Updated: Dec 2, 2019
A plain weave is the process of pulling the weft thread (horizontal thread) over the first warp thread (vertical thread), then under the second, over the third, and so on until you get to the end of the warp threads. I always start left to right and start my weave going over the first warp thread. This is because I can later weave in my loose end of thread easily. Starting by going under the first warp thread would cause the weave to look not as seamless.
On the second pass back, you are now starting opposite of where you ended. So if my weft thread ended over the warp thread, my next pass back would be going right to left and passing under the warp thread, then going over, then under, and so on until the first warp thread is met again. The basic weave continues on in this way over as many warp threads as you wish.
A trick to making this process quicker is to utilize your Shed Stick📷. Weave the shed stick all the way across your warp threads. Now when you are weaving with the shed stick turn the stick so it is vertical and creates a gap between the lower and upper warp threads. This gap is also known as the shed, hence the shed stick name 📷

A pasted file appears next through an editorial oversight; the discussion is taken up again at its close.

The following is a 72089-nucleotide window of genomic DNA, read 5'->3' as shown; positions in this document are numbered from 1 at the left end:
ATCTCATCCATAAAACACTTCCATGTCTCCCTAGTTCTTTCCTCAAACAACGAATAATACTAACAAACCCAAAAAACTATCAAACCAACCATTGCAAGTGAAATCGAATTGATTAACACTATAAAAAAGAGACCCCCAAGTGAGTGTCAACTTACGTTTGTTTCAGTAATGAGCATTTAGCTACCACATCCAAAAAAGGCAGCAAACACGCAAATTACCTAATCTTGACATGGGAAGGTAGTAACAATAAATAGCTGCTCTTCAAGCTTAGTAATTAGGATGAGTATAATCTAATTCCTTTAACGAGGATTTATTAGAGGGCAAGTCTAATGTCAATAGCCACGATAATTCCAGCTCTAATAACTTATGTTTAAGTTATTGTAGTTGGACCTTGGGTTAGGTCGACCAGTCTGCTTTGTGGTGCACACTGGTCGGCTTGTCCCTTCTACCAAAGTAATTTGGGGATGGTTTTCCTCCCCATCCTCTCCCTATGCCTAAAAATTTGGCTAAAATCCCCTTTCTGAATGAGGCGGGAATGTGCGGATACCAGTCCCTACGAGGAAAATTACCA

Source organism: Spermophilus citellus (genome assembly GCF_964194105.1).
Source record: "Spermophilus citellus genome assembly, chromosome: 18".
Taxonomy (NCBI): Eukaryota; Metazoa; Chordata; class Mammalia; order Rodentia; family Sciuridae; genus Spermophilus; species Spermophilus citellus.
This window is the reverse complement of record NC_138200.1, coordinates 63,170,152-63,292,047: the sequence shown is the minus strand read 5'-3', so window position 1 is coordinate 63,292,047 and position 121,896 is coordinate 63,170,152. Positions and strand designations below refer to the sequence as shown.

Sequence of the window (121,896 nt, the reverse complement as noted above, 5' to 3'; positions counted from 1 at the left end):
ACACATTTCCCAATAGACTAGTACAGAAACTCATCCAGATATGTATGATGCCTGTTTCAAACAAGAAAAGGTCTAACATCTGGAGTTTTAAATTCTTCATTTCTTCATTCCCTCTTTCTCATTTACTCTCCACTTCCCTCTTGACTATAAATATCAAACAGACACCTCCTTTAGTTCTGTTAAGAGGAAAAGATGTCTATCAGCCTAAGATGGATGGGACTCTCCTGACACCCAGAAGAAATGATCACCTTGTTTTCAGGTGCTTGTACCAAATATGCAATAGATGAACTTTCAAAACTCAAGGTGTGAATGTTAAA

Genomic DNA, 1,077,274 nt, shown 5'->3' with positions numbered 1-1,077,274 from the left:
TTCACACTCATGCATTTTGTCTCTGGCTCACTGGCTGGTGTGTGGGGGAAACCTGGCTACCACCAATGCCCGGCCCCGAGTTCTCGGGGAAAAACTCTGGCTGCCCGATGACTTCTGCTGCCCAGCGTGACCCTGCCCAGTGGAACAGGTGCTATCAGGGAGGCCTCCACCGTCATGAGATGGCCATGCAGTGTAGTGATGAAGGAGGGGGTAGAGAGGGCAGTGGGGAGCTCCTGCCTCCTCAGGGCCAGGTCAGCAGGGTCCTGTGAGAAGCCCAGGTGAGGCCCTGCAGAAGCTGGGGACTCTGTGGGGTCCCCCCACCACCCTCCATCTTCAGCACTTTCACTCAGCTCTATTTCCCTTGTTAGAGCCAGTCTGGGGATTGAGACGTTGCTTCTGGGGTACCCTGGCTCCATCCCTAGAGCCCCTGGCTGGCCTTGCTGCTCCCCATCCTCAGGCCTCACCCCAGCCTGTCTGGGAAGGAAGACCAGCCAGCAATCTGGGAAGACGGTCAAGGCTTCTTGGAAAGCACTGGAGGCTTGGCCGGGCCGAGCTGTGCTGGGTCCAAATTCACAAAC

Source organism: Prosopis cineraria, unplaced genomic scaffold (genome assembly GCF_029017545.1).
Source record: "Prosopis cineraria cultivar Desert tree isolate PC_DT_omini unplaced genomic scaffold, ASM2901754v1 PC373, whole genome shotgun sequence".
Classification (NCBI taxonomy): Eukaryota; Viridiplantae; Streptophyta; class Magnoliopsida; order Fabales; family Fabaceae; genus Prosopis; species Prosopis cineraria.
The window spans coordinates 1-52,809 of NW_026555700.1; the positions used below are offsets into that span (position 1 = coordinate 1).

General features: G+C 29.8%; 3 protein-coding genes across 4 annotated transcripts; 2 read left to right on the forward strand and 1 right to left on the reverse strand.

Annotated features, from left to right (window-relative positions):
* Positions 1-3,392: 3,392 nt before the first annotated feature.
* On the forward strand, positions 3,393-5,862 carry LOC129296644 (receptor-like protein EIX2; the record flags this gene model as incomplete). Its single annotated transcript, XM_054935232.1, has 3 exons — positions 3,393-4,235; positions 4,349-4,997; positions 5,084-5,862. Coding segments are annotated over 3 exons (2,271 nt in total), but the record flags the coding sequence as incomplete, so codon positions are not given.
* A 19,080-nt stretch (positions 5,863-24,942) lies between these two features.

Now you can quickly pass your weft thread, on a Stick Shuttle📷, through the shed. Once you are finished with this pass, lay your shed stick flat or horizontal again and push it up away from your weft threads. Now take your stick shuttle and use the corner to pick up the warp threads in the opposite way from before, working your weft thread across your piece. For the next pass bring your shed stick down by your weft again and turn it vertical to continue your weave in the same shed stick, then weave back pattern. You get the drift.